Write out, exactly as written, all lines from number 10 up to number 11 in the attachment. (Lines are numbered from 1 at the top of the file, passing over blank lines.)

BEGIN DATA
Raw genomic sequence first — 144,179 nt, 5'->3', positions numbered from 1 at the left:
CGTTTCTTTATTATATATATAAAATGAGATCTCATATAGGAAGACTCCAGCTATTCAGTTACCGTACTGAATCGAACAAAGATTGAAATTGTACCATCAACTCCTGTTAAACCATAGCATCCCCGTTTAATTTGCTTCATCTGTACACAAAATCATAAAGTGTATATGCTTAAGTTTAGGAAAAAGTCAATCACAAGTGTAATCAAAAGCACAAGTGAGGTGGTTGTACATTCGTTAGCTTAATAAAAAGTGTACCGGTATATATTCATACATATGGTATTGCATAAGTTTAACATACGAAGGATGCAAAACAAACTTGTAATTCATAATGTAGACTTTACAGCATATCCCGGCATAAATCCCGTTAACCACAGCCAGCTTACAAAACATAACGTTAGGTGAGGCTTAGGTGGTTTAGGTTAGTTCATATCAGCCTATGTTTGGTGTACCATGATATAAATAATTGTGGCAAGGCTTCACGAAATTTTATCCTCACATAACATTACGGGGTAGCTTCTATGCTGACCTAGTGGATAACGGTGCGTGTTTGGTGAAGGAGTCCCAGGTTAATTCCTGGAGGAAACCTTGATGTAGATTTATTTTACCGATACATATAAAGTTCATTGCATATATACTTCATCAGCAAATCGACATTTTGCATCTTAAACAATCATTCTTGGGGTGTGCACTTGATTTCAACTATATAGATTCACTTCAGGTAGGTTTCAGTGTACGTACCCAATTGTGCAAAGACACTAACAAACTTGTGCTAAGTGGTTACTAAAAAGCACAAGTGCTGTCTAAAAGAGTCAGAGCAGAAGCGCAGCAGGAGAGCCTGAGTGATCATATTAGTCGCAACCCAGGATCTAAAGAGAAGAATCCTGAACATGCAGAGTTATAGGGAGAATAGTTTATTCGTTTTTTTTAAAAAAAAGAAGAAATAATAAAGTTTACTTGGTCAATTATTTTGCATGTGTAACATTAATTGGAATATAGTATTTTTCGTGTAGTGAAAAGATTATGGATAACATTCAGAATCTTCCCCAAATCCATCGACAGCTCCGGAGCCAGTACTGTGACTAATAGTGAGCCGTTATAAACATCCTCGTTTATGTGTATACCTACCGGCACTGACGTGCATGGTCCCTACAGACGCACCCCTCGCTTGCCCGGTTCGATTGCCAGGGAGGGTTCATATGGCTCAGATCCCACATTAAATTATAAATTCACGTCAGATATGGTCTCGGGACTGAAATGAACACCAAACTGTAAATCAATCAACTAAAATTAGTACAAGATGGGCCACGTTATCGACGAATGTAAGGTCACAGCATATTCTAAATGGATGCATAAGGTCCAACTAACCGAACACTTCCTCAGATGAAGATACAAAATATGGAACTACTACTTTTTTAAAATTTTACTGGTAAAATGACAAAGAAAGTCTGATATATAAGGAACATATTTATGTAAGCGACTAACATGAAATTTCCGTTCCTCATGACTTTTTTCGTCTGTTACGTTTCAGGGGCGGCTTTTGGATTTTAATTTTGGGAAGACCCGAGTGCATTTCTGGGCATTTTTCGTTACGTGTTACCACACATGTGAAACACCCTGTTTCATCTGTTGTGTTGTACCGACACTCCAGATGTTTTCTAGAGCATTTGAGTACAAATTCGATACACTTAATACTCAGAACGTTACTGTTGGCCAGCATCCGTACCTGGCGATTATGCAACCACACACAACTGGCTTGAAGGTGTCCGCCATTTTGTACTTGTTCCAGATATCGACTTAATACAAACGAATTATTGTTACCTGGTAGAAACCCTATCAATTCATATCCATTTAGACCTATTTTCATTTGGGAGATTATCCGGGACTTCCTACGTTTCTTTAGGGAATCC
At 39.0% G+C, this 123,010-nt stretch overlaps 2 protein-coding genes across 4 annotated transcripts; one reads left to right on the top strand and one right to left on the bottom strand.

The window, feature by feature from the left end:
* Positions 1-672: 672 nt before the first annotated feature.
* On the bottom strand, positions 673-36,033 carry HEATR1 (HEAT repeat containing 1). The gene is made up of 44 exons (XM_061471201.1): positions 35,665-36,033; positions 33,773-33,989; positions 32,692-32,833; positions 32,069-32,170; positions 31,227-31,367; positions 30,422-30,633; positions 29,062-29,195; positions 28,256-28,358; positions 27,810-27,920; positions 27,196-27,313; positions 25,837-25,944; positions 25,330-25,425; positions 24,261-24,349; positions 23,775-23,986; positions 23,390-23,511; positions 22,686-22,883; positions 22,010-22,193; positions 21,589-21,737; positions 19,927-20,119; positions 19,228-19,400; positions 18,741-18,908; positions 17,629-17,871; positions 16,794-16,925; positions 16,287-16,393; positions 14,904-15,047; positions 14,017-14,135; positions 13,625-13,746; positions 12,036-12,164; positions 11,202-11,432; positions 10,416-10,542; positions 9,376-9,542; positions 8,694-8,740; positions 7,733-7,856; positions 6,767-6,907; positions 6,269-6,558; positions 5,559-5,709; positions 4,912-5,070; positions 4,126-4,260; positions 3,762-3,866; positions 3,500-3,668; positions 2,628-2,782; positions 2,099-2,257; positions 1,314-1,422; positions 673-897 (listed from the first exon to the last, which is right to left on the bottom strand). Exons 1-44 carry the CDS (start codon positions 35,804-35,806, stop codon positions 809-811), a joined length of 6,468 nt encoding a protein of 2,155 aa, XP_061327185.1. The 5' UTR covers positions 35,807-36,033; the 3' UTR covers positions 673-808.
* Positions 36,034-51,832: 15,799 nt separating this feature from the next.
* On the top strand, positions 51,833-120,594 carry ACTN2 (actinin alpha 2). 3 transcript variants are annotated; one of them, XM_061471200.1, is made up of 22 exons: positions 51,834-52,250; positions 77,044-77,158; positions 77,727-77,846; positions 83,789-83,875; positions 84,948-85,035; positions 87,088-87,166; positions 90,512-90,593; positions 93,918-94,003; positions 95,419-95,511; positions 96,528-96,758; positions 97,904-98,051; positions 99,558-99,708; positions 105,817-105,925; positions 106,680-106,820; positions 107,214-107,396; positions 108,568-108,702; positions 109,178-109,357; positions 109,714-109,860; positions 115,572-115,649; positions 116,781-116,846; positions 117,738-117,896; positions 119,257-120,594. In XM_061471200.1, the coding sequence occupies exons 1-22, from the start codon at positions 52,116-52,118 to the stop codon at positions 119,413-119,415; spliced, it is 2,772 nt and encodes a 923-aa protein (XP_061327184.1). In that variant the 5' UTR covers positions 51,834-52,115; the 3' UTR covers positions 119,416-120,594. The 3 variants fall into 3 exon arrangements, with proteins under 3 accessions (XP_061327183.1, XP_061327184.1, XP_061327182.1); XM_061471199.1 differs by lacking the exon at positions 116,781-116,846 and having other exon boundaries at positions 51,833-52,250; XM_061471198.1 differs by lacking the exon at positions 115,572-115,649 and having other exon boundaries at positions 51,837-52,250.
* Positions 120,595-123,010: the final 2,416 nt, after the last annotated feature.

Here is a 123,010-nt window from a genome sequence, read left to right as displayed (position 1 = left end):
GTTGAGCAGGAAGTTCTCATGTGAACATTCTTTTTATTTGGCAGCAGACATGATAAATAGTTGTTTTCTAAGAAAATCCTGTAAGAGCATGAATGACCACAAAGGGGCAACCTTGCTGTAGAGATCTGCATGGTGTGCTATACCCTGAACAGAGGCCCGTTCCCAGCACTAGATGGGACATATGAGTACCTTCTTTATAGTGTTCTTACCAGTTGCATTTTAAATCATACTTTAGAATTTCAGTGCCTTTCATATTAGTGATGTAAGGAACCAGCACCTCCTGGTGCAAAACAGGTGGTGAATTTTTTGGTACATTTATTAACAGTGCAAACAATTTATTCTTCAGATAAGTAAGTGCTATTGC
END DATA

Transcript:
Here is a 123,010-nt window from a genome sequence, read left to right as displayed (position 1 = left end):
GTTGAGCAGGAAGTTCTCATGTGAACATTCTTTTTATTTGGCAGCAGACATGATAAATAGTTGTTTTCTAAGAAAATCCTGTAAGAGCATGAATGACCACAAAGGGGCAACCTTGCTGTAGAGATCTGCATGGTGTGCTATACCCTGAACAGAGGCCCGTTCCCAGCACTAGATGGGACATATGAGTACCTTCTTTATAGTGTTCTTACCAGTTGCATTTTAAATCATACTTTAGAATTTCAGTGCCTTTCATATTAGTGATGTAAGGAACCAGCACCTCCTGGTGCAAAACAGGTGGTGAATTTTTTGGTACATTTATTAACAGTGCAAACAATTTATTCTTCAGATAAGTAAGTGCTATTGC